Archive for August, 2013

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Today has been a day of contrasts…

This morning was actually a very nice morning. I felt as “normal” and contented as I have felt in a long time and we went out to a local festival and had a charming, lovely time. For awhile all felt well with the world and I looked around at the other families and remembered that this is what life can feel like.

But by the time we got home, I was so exhausted, I couldn’t stay awake and fell into a deep sleep for a couple of hours. When I woke up, things were different for me.

I felt so bleeping sick and tired of dealing with everything related to the trauma. It felt like enough to make me just want to scream. Unfortunately, that also translated to being just as sick and tired of dealing with myself. I didn’t quite hate myself, but I was full of self contempt and couldn’t find a scrap of compassion. Everything that I thought about felt self indulgent, attention seeking, and pathetic.

Then I was reminded that Mama Bear has asked me to start reading “The Mindful Way through Depression” from the beginning again. So I read chapter one again. For the third time. Or maybe the fourth. And it made me think about the way that my negative self thoughts and emotions were reinforcing each other. I couldn’t make it all go away, but somehow just taking a bit of a step back and observing what I was doing helped me to disengage enough that I didn’t feel quite so horrible.

And then I was able to pull together dinner for my family and propose a fire outside and making s’mores. I actually found my way back to feeling a bit normal and able to enjoy being with the two people I love the most.

But by the time my daughter went to bed, I was a mixed up welter of emotions- anger, grief, confusion, resentment, shame, and who knows what else… I don’t seem to be able to think in a straight enough line to be able to really figure out exactly what any of those emotions are related to. It’s all just swirling around and around. And I’m back to being so very, very impatient with myself for not being able to handle all of this any better.

Maybe tomorrow will be a bit more clear.

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Artist: Rob Harrell

Artist: Rob Harrell

OK, so I know that I dissociate. And I know that dissociation basically is a disconnection of experiences. And I have been aware of how it is difficult for me to identify internal sensations. Over time I have been working on experiencing myself as having some solidity, which is slowly getting better as I practice mindfulness and grounding techniques. But this morning, it struck me that it goes beyond not feeling fully solid; I don’t experience my body as my own. I don’t mean it in a psychological sense of feeling as though it belongs to my abusers (although I do struggle with that issue as well), but rather as a physical day to day experience.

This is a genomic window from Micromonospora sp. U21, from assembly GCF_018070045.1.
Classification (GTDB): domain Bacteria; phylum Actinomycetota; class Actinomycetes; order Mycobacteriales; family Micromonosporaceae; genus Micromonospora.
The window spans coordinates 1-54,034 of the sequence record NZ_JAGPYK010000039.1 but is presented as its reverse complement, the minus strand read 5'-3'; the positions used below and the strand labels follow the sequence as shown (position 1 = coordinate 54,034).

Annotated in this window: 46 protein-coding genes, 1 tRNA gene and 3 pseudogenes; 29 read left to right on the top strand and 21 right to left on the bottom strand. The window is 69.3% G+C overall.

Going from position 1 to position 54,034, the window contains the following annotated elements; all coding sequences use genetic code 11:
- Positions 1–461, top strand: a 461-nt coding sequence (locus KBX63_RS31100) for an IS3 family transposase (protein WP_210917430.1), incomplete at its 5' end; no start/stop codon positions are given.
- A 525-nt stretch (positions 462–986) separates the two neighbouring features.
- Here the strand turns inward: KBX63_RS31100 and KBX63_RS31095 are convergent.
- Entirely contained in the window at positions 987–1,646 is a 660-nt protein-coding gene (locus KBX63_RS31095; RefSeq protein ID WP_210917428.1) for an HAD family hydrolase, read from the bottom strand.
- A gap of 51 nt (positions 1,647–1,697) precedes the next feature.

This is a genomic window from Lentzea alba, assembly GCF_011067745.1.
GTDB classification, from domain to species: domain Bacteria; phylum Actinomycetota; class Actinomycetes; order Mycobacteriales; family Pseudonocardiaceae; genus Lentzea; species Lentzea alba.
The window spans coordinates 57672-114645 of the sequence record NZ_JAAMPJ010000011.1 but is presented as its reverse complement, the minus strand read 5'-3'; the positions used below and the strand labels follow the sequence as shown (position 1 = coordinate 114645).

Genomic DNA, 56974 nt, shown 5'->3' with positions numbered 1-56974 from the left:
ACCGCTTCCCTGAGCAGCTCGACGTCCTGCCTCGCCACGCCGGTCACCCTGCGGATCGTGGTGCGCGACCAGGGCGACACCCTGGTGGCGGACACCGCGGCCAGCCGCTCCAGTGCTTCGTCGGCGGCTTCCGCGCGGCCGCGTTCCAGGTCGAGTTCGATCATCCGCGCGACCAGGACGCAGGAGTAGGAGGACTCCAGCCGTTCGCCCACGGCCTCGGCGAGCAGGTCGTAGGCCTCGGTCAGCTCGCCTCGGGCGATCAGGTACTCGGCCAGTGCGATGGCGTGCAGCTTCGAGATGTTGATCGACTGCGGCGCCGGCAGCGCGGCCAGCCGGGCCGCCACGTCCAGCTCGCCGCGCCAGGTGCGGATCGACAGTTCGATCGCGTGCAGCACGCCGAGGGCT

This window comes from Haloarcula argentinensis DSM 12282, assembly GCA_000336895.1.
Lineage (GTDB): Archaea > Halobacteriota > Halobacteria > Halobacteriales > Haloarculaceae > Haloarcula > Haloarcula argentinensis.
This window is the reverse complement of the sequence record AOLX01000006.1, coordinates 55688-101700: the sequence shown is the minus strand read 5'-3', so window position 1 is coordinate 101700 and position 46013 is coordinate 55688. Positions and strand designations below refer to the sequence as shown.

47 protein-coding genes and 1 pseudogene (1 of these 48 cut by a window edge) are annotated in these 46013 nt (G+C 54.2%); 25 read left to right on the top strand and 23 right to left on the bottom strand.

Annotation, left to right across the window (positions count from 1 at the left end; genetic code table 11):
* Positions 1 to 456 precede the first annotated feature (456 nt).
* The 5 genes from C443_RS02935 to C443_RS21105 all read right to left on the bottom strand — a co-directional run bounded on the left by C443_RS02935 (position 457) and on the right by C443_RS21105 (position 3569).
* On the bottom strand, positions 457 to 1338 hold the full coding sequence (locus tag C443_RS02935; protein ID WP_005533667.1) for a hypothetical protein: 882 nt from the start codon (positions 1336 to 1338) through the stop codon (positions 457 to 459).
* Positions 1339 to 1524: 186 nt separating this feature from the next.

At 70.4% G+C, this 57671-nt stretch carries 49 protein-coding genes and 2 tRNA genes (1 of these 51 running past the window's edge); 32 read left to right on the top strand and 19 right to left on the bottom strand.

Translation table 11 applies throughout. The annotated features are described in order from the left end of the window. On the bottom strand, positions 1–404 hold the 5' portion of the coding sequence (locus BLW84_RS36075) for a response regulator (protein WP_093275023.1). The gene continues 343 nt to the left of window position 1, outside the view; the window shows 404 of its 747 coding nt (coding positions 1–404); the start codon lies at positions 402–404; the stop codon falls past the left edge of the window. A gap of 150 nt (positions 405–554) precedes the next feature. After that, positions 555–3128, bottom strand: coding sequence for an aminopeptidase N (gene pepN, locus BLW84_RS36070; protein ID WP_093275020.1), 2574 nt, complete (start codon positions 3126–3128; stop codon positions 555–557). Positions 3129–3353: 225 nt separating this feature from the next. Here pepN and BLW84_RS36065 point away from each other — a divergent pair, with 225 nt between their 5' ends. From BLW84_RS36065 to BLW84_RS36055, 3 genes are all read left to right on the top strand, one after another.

For instance, this morning, I was looking at my arm and when I touched it with my other hand I realized that the experience was as if there was one arm and then, separately, there was another arm. Both of the arms seem to travel up and connect to some sort of vague something. I “know” that they are connected to me, but I don’t experience them as being pieces of me. When I thought about it, I realized that the same sort of thing was true for my legs, but broken down a bit more. My thighs are separate, but they attach to my calves and feet, and then they also attach to a vague something, instead of my torso. Those body parts are there, but I’m lacking a sense of continuity with them; it’s as if it’s too overwhelming to experience them as belonging to the same body. Each body part seems entirely separate from each other, rather than being parts of a single whole.

Thinking about this and trying to figure out whether the body parts feel as though they are mine at all, I experience a conflicted internal reality. I think that some internal parts may have memories associated with certain body parts and so won’t accept ownership of those body parts. I also believe that some aspects of me have a harder time accepting that I have a body at all, while a few actually enjoy having a body some of the time.